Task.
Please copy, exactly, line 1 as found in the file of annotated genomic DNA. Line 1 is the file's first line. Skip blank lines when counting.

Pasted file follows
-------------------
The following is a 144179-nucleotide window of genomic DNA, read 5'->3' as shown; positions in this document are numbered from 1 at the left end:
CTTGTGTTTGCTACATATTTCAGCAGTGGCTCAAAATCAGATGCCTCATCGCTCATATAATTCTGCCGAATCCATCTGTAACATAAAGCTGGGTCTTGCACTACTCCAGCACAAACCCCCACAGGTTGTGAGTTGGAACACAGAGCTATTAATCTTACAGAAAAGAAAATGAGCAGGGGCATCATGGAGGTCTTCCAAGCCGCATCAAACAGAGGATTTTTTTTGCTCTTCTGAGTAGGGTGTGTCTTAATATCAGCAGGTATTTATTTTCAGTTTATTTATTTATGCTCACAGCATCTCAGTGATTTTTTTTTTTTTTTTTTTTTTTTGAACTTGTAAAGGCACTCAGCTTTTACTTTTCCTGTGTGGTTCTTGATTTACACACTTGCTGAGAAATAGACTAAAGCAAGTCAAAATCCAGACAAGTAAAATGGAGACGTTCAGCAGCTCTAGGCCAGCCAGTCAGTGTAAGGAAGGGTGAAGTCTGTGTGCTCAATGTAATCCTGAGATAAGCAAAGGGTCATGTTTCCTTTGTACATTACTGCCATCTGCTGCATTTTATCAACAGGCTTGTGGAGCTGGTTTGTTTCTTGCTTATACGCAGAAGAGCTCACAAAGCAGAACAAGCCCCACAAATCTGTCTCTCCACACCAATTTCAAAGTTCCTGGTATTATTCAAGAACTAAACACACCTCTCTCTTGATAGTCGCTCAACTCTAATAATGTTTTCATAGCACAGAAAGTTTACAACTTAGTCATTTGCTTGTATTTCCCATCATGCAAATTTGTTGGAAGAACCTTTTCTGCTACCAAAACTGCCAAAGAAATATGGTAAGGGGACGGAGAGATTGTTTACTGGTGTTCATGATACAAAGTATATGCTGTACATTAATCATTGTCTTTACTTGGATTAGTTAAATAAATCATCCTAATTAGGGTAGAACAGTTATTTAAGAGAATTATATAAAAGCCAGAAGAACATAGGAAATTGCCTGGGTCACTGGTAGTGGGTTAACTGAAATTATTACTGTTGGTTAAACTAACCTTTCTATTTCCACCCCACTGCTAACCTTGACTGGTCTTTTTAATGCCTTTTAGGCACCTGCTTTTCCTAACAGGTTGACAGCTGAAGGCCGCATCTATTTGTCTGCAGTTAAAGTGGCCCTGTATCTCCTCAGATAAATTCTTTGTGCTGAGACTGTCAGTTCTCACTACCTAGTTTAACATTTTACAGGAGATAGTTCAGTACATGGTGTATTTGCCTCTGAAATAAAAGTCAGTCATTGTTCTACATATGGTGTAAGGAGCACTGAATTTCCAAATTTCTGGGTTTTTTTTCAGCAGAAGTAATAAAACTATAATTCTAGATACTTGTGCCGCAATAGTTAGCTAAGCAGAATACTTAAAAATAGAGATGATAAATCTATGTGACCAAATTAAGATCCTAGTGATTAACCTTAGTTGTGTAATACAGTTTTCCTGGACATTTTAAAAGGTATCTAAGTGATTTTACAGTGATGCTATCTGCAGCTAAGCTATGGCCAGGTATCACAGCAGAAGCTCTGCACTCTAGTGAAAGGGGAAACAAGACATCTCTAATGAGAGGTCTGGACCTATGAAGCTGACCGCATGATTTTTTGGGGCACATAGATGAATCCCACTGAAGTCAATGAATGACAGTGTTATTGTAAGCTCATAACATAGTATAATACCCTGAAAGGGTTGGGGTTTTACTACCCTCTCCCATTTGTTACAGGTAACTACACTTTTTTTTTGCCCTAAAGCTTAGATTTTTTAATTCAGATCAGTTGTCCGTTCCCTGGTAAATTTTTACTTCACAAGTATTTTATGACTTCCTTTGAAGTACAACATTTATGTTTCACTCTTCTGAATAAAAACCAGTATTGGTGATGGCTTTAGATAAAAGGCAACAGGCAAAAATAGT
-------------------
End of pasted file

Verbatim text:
The following is a 144179-nucleotide window of genomic DNA, read 5'->3' as shown; positions in this document are numbered from 1 at the left end: